If you saw our rave “review” of Joe Yauillo’s magnificent mini-ocean he calls a reef tank yesterday, or have seen the tank in person and wonder “How it’s Made?”, then you’re going to love this multi part installment where we go over the primary aspects of this triumph of reef building.
The first question most reefers will have about such a stony coral-dominated 20,000 gallon reef tank, it is how much lighting it takes to keep and grow such a luxurious stand of stony corals. The short and simple answer is, it takes roughly 25,000 watts of lighting to light up 20,000 gallons to a “comparable” level of a shallow water reef.
The more interesting answer is how that 25,000 watts of light is distributed over the tank, with just about every kind of lighting technology being employed in some way or another over this tank. Of course you would expect there to be 1,000 watt metal halides over a reef tank like this, but there’s also a smattering of 400w halides as well and they all play different roles.
One of the things that makes Joe Y. a “real reefer” is that despite the size and scale of his tank, he still approaches it like a home aquarium hobbyist, except that everything he uses is bigger, and he uses more of them. For example the 1,000 watt halides are evenly split between daylight and bluish halide lamps. Meanwhile most of the 400w metal halides seem to employ more familiar brands and colors of lamps.
The size and color of the lights used on the crown jewel of the Long Island Aquarium is only half the story, we are particularly impressed by Joe’s installation of a bank of 400w halide pendants along the front of the tank. This row of high intensity discharge lighting is angled towards the face of the reef so that visitors can have the best possible view of beautiful and colorful corals.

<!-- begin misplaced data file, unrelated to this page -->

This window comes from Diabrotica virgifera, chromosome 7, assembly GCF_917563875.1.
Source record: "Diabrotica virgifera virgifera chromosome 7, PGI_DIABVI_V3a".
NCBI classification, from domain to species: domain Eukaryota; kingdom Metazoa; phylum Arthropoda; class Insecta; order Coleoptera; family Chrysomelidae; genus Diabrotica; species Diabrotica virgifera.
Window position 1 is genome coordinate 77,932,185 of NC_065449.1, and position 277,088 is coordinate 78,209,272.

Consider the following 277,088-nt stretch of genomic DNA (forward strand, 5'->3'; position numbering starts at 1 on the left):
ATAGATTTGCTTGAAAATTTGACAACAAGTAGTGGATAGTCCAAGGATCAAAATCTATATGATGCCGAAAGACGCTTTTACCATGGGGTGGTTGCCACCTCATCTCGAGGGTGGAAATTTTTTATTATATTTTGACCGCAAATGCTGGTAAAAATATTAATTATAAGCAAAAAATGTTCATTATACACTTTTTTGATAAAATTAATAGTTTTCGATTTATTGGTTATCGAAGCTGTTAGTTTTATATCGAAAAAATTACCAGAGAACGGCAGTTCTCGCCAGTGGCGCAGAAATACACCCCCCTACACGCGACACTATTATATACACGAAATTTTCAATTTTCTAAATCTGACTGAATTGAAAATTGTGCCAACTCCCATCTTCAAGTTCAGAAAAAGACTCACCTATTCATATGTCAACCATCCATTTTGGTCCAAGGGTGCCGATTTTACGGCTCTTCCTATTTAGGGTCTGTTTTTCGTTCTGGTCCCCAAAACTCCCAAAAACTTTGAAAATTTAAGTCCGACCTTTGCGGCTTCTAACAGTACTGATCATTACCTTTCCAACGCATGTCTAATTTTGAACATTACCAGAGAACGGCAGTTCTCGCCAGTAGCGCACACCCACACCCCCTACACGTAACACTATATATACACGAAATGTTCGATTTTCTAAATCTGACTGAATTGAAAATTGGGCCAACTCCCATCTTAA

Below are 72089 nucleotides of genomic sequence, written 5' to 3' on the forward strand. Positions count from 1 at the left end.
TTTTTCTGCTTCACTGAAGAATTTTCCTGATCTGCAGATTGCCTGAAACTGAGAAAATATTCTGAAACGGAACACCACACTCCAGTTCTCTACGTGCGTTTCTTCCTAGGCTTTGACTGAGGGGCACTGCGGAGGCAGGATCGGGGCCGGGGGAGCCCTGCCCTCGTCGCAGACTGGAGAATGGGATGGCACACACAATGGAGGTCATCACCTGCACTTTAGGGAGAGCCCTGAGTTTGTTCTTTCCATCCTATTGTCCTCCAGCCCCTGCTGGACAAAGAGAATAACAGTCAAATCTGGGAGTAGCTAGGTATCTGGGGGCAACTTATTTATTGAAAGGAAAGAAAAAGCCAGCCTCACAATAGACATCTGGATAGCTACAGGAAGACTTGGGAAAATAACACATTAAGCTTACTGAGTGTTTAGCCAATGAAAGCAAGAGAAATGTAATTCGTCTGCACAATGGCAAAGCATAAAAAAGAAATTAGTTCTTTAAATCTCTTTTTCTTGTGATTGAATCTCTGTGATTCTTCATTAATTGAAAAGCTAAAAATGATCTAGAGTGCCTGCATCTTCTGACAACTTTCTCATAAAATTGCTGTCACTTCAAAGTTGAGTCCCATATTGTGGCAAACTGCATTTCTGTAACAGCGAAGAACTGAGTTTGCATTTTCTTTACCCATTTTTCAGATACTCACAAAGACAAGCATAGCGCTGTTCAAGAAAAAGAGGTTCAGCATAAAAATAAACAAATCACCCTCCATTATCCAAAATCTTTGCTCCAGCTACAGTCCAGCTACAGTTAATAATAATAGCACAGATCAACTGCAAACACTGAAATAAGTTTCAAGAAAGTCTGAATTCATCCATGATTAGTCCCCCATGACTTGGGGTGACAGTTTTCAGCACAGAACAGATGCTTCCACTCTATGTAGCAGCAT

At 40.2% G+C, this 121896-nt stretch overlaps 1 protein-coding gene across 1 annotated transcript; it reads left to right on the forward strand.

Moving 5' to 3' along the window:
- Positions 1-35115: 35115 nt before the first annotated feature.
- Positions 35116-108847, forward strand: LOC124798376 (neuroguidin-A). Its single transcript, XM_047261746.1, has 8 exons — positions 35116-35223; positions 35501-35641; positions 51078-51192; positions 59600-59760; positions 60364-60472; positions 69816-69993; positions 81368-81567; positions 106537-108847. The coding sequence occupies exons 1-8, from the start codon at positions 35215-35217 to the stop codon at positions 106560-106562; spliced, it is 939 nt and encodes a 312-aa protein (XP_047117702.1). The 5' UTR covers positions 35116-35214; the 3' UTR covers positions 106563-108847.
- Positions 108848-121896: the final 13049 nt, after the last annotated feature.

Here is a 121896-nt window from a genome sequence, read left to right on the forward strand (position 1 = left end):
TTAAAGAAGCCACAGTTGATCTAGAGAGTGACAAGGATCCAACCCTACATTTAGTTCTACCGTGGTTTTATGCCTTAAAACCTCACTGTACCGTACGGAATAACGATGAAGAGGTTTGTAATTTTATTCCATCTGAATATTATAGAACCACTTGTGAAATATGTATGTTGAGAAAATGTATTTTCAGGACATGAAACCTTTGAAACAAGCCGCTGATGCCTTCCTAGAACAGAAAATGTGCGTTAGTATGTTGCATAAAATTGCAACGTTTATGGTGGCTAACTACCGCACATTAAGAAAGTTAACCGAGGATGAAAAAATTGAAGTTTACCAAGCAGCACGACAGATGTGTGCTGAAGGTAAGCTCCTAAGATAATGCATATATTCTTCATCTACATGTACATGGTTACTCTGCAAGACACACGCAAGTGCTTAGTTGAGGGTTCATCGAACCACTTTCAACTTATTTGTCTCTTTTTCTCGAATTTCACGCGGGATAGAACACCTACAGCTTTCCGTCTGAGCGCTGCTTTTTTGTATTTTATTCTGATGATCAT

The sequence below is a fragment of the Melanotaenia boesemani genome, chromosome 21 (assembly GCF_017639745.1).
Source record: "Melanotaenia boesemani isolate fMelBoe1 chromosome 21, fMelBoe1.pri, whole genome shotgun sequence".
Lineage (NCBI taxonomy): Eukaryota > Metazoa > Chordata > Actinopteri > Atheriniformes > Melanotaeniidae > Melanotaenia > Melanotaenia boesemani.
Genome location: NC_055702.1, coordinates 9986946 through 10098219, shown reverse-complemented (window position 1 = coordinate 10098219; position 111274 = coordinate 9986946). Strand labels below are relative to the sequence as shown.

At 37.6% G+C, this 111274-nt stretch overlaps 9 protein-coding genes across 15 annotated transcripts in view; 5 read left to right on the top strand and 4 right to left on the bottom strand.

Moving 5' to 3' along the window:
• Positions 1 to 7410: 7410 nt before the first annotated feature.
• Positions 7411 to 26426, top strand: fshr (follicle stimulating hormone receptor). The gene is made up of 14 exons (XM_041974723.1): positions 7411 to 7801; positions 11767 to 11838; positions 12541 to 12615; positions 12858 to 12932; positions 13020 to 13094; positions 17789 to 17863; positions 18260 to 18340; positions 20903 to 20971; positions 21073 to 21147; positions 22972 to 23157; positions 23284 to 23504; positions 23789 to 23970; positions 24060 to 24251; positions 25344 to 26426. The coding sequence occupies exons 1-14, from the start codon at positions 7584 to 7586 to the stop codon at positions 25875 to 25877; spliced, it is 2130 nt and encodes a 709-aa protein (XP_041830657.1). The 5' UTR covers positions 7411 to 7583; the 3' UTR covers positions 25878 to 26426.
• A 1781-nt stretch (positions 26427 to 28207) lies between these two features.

Now just because Joe goes way back, doesn’t make him an old-schools stalwart. More recently Mr. 20K Reef Tank has begun experimenting with some of the larger form factors of LED lighting pendants. When we visited we had the chance to observe and evaluate how well the MaxSpect 300w and 500w Multi-LED (not multichip) pendants can hang with the brightest of conventional halide lighting technology. We also spied a new Orphek Atlantik Pendant delivering 240w of lighting power in a wholly different way from the MaxSpect version, and we’ll follow up with a closer look at each of these.
As a final coup-de-grace, the moonlight on this huge of a reef tank is an old blue 400w metal halide that goes off last, and which we’ve used to observe and document some abundant twilight captive spawning of reef aquarium fish, like that one time we caught a scopas tang spawning with a yellow tang while a purple tang was trying its best to break it up.
Check back soon for our overview of the flow and filtration of this massive reef aquarium display.